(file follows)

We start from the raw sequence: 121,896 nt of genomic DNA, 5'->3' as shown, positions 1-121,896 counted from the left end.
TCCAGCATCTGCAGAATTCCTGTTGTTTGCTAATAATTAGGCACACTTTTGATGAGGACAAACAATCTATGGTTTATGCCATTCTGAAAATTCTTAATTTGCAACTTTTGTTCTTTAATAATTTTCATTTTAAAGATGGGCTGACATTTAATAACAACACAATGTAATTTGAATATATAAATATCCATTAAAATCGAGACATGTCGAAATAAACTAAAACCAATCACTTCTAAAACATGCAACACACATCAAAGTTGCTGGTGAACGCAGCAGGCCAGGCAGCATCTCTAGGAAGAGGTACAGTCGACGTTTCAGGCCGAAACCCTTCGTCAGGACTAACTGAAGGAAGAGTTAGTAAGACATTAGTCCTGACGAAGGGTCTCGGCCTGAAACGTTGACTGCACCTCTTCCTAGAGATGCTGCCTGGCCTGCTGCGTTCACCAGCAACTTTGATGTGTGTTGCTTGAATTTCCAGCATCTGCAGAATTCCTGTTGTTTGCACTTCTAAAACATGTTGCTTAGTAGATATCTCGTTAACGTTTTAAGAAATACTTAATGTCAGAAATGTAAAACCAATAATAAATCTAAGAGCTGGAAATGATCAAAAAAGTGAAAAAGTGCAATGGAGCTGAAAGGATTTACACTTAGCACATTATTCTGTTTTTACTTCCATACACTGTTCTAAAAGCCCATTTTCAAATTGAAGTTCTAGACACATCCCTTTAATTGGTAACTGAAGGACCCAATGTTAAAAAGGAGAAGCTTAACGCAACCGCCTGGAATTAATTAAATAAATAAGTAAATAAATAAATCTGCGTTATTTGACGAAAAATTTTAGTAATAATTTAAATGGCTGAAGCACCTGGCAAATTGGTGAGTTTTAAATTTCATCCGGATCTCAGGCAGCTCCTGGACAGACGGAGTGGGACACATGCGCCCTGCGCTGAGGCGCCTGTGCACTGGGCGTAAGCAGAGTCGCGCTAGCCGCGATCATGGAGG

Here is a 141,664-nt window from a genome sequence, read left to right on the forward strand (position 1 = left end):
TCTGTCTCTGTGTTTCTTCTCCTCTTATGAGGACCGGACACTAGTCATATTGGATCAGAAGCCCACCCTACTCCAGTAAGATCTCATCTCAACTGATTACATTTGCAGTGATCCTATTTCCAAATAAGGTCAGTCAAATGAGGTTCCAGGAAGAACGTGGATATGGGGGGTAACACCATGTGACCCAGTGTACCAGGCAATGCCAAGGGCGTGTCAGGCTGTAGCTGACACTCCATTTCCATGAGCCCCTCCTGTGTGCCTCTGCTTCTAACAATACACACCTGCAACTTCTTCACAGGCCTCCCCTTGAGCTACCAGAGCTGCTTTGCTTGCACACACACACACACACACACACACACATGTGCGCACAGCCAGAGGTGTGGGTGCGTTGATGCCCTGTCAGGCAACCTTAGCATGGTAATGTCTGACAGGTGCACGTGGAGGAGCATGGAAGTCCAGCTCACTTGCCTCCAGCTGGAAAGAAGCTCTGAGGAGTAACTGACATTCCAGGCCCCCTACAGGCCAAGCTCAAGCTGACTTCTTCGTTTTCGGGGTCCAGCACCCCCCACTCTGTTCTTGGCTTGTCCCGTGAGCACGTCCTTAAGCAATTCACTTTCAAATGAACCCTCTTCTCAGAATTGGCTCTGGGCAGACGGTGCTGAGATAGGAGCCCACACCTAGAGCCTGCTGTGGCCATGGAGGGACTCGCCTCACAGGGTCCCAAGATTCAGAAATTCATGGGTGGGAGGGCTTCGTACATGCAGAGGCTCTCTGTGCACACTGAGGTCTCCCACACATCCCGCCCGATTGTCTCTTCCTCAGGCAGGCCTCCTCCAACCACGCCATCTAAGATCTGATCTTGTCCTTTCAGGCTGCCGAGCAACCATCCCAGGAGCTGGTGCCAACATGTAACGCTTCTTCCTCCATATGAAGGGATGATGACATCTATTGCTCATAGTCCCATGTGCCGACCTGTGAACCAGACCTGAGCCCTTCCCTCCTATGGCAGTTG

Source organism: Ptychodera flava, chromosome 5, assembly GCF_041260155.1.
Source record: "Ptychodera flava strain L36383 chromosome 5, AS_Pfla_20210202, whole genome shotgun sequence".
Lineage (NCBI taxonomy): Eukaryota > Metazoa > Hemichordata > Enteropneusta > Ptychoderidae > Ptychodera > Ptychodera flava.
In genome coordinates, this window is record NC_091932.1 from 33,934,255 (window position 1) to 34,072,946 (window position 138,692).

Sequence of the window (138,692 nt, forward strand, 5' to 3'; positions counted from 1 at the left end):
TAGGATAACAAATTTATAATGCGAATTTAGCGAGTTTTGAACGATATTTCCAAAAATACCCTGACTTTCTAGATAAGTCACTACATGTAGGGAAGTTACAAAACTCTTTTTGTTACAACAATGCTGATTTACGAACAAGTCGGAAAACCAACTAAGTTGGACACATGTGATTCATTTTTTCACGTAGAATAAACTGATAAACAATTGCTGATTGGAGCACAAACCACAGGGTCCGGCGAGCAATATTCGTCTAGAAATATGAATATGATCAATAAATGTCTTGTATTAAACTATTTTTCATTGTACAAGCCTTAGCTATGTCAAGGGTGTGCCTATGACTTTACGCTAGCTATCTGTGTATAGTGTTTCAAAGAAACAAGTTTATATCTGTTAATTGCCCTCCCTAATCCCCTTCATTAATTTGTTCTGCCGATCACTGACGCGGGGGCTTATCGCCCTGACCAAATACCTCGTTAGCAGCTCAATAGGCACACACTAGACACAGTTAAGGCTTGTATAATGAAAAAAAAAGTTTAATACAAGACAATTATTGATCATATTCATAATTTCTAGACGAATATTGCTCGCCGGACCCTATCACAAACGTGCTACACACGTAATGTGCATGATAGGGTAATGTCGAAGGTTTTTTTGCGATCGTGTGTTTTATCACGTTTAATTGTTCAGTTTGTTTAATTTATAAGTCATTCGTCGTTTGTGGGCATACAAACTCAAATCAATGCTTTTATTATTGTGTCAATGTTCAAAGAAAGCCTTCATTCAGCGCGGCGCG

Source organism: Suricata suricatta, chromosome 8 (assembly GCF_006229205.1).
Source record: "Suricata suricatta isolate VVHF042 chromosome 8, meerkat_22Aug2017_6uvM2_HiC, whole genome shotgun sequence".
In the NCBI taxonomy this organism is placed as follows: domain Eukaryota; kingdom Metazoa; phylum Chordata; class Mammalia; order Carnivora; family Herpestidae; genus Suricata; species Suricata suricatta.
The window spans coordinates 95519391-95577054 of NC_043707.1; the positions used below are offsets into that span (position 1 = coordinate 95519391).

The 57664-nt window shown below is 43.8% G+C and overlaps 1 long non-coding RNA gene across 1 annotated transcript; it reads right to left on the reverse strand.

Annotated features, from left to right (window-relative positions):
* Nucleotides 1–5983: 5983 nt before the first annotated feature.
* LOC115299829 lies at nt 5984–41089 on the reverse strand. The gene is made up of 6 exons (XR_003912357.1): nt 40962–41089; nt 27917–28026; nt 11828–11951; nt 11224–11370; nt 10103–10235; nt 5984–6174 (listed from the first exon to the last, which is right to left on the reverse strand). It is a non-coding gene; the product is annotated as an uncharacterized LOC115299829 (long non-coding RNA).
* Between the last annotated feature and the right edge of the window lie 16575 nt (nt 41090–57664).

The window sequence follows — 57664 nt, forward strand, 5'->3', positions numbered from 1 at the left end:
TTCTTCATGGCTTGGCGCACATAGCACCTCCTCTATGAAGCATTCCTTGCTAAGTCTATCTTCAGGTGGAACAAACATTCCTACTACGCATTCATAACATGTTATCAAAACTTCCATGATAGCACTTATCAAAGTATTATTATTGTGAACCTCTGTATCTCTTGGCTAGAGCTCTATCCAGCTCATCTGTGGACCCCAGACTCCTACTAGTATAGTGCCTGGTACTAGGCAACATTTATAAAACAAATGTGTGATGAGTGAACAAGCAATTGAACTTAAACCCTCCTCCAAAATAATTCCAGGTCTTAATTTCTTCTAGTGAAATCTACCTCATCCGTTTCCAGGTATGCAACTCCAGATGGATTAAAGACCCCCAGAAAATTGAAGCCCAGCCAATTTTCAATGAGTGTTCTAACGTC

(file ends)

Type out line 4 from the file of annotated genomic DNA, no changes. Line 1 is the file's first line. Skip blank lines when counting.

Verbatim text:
TCTGTCTCTGTGTTTCTTCTCCTCTTATGAGGACCGGACACTAGTCATATTGGATCAGAAGCCCACCCTACTCCAGTAAGATCTCATCTCAACTGATTACATTTGCAGTGATCCTATTTCCAAATAAGGTCAGTCAAATGAGGTTCCAGGAAGAACGTGGATATGGGGGGTAACACCATGTGACCCAGTGTACCAGGCAATGCCAAGGGCGTGTCAGGCTGTAGCTGACACTCCATTTCCATGAGCCCCTCCTGTGTGCCTCTGCTTCTAACAATACACACCTGCAACTTCTTCACAGGCCTCCCCTTGAGCTACCAGAGCTGCTTTGCTTGCACACACACACACACACACACACACACATGTGCGCACAGCCAGAGGTGTGGGTGCGTTGATGCCCTGTCAGGCAACCTTAGCATGGTAATGTCTGACAGGTGCACGTGGAGGAGCATGGAAGTCCAGCTCACTTGCCTCCAGCTGGAAAGAAGCTCTGAGGAGTAACTGACATTCCAGGCCCCCTACAGGCCAAGCTCAAGCTGACTTCTTCGTTTTCGGGGTCCAGCACCCCCCACTCTGTTCTTGGCTTGTCCCGTGAGCACGTCCTTAAGCAATTCACTTTCAAATGAACCCTCTTCTCAGAATTGGCTCTGGGCAGACGGTGCTGAGATAGGAGCCCACACCTAGAGCCTGCTGTGGCCATGGAGGGACTCGCCTCACAGGGTCCCAAGATTCAGAAATTCATGGGTGGGAGGGCTTCGTACATGCAGAGGCTCTCTGTGCACACTGAGGTCTCCCACACATCCCGCCCGATTGTCTCTTCCTCAGGCAGGCCTCCTCCAACCACGCCATCTAAGATCTGATCTTGTCCTTTCAGGCTGCCGAGCAACCATCCCAGGAGCTGGTGCCAACATGTAACGCTTCTTCCTCCATATGAAGGGATGATGACATCTATTGCTCATAGTCCCATGTGCCGACCTGTGAACCAGACCTGAGCCCTTCCCTCCTATGGCAGTTG